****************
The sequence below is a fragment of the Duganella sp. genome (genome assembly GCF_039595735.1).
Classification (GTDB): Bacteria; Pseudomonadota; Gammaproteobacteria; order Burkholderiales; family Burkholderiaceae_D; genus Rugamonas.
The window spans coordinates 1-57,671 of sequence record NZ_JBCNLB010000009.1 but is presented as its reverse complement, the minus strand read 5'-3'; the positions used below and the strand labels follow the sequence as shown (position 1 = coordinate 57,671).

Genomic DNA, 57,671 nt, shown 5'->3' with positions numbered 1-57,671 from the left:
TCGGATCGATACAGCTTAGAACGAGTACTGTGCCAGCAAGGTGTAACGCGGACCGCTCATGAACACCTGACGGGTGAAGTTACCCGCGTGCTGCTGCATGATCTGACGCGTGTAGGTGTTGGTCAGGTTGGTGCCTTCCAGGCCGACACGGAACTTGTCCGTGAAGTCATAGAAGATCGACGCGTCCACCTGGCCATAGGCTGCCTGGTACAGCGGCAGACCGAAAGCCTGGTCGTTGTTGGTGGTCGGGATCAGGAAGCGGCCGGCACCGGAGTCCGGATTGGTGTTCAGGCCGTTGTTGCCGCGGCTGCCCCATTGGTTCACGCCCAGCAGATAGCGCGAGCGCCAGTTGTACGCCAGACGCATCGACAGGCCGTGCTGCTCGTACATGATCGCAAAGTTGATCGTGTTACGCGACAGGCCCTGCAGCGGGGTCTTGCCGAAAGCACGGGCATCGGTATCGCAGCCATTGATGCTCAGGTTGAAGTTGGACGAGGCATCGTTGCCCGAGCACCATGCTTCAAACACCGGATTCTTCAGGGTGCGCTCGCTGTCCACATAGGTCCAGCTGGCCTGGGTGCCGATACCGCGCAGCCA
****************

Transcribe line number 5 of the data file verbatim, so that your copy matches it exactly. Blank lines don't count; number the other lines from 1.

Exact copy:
TCGGATCGATACAGCTTAGAACGAGTACTGTGCCAGCAAGGTGTAACGCGGACCGCTCATGAACACCTGACGGGTGAAGTTACCCGCGTGCTGCTGCATGATCTGACGCGTGTAGGTGTTGGTCAGGTTGGTGCCTTCCAGGCCGACACGGAACTTGTCCGTGAAGTCATAGAAGATCGACGCGTCCACCTGGCCATAGGCTGCCTGGTACAGCGGCAGACCGAAAGCCTGGTCGTTGTTGGTGGTCGGGATCAGGAAGCGGCCGGCACCGGAGTCCGGATTGGTGTTCAGGCCGTTGTTGCCGCGGCTGCCCCATTGGTTCACGCCCAGCAGATAGCGCGAGCGCCAGTTGTACGCCAGACGCATCGACAGGCCGTGCTGCTCGTACATGATCGCAAAGTTGATCGTGTTACGCGACAGGCCCTGCAGCGGGGTCTTGCCGAAAGCACGGGCATCGGTATCGCAGCCATTGATGCTCAGGTTGAAGTTGGACGAGGCATCGTTGCCCGAGCACCATGCTTCAAACACCGGATTCTTCAGGGTGCGCTCGCTGTCCACATAGGTCCAGCTGGCCTGGGTGCCGATACCGCGCAGCCA